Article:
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Triggers

Event triggers specify the modifications that shall invoke specific event handlers.

Overview

A trigger fires when the coditions are fulfilled. There are different kinds of event triggers expressing different conditions, and triggers can be combined to handle complex conditions.

The property trigger (red), sub tree trigger (green) and mutable trigger (blue) scopes

To exemplify the use of triggers, the DataTableDataColumnCollectionDataColumnRowValues class hierarchy will be considered:

  • A Property Trigger will be used to determine when columns are added or removed, that is when the Items property of the DataColumnsCollection is changed. This is indicated by the red rectangle.
  • A Sub Tree Trigger will be used to determine when RowValues in the DataColumnCollection is changed. This is indicated by the green rectangle.
  • A Mutable Trigger will be used to determine when a single RowValues object is altered, but in this case the trigger will be implemented for a node that references the RowValues from somewhere else in the tree. This is indicated by a blue rectangle,
  • A Composite Triggers, finally, enables you to combine triggers.

Property Names

Every public property in the document has an associated identity, its property name. Property names are used to specify the properties that trigger a particular event handler, that is invokes it.

The property names of a particular document node type are available as members of an inner class called PropertyNames. Consider the DataColumnCollection on a DataTable: It has an Items property.

Example

Accessing the Items property name:

DataColumnCollection.PropertyNames.Items

Property Triggers

A Property Trigger is the simplest event trigger. It specifies that the event shall be triggered when one or more properties of a specified document node is modified.

Example

Defining a trigger which fires when columns in the DataColumnCollection are added or removed:

Trigger.CreatePropertyTrigger(
   dataTable.Columns, 
   DataColumnCollection.PropertyNames.Items);

Sub Tree Triggers

A sub tree trigger fires when any property in an entire sub tree is modified.

Example

Defining a sub tree trigger that fires when any row value in any DataColumn in a DataColumnCollection changes.

Trigger.CreateSubTreeTrigger(
    dataTable.Columns,
    typeof(DataColumn),
    DataColumn.PropertyNames.RowValues);
  • The first parameter to the constructor specifies the sub tree to be considered.
  • The second parameter specifies the node type to be considered in that sub tree, here nodes of DataColumn type.
  • The third parameter specifies triggering on the RowValues property.

Note: It is possible to specify several property names in the same sub tree trigger. The trigger will fire if any of the properties are modified.

Mutable Property Triggers

You often need to listen to a property of a document node that you have a reference to. There are two cases: Either you have a CrossReferenceProperty to another node, or you have an owning reference through an UndoableProperty. Triggering on a property in such a referred node requires a mutable property trigger, a trigger type that can be nested to solve complicated scenarios.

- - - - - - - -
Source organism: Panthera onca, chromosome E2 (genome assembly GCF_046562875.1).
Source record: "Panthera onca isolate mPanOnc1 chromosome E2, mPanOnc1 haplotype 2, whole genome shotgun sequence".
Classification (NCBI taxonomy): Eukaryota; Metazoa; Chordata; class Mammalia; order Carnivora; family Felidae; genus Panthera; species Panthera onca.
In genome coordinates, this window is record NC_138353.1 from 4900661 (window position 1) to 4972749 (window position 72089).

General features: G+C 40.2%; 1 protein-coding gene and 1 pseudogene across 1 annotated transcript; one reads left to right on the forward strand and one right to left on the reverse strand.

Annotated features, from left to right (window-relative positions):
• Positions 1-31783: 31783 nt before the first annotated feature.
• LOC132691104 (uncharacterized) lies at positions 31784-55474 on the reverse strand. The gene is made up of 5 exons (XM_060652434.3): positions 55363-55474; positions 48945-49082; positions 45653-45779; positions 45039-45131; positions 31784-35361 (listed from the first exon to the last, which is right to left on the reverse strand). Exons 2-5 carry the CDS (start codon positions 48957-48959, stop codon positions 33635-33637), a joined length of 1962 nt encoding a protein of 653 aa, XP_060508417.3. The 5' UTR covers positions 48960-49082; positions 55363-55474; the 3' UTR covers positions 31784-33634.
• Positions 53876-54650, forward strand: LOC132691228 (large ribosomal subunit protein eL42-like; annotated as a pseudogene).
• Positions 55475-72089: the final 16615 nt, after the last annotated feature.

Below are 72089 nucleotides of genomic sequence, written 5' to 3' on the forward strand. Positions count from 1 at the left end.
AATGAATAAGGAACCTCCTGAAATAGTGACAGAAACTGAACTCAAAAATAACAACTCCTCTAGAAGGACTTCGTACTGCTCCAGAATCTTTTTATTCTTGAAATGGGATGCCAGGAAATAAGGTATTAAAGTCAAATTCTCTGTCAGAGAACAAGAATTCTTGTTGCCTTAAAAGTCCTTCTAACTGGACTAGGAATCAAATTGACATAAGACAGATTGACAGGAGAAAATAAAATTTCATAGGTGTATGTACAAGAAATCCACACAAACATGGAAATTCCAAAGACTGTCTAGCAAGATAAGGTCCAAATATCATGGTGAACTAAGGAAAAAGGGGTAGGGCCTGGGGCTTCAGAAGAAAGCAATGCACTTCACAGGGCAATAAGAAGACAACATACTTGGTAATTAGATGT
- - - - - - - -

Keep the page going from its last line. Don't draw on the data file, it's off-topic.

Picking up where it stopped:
Example

Consider a custom visualization which references a column as XAxis. This is implemented as an instance of UndoableCrossReferenceProperty<DataColumn>. Suppose you want to know when the values in the column assigned to the X axis change. This must be a mutable property trigger since the X axis column may change.

Trigger.CreateMutablePropertyTrigger<DataColumn>(
    xAxisColumnReference, 
    CustomVisualization.PropertyNames.XAxisReference,
    delegate(DataColumn dataColumn)                  
    {
        return Trigger.CreatePropertyTrigger(
            dataColumn, 
            DataColumn.PropertyNames.RowValues);
    });
  • The first parameter specifies the node which holds the cross reference.
  • The second parameter is the name of the property with the cross reference.
    Recommendation: Add a postfix Reference to the property name of the UndoableCrossReferenceProperty. This convention indicates the need for a mutable property trigger.
  • The third parameter is a delegate specifying what to listen to on the referred node, in this case the X property.
    The delegate may specify any kind of trigger. It can use sub tree triggers as well as another mutable property trigger. Using nested mutable property triggers it can even listen through chains of cross references, for instance listening to a property of the active plot on the active page.

Composite Triggers

A composite trigger combines two or more triggers. It fires if any of its component triggers fire. They are convenient when an event shall be raised, either if a collection is modified, or if a property of any node in the collection is modified.

Example

Defining a trigger which fires, either if a column is added or removed, or if any row value in any column changes:

Trigger.CreateCompositeTrigger(
    Trigger.CreatePropertyTrigger(
        dataTable.Columns, 
        DataColumnCollection.PropertyNames.Items),
    Trigger.CreateSubTreeTrigger(
        dataTable.Columns, 
        typeof(DataColumn), 
        DataColumn.PropertyNames.RowValues));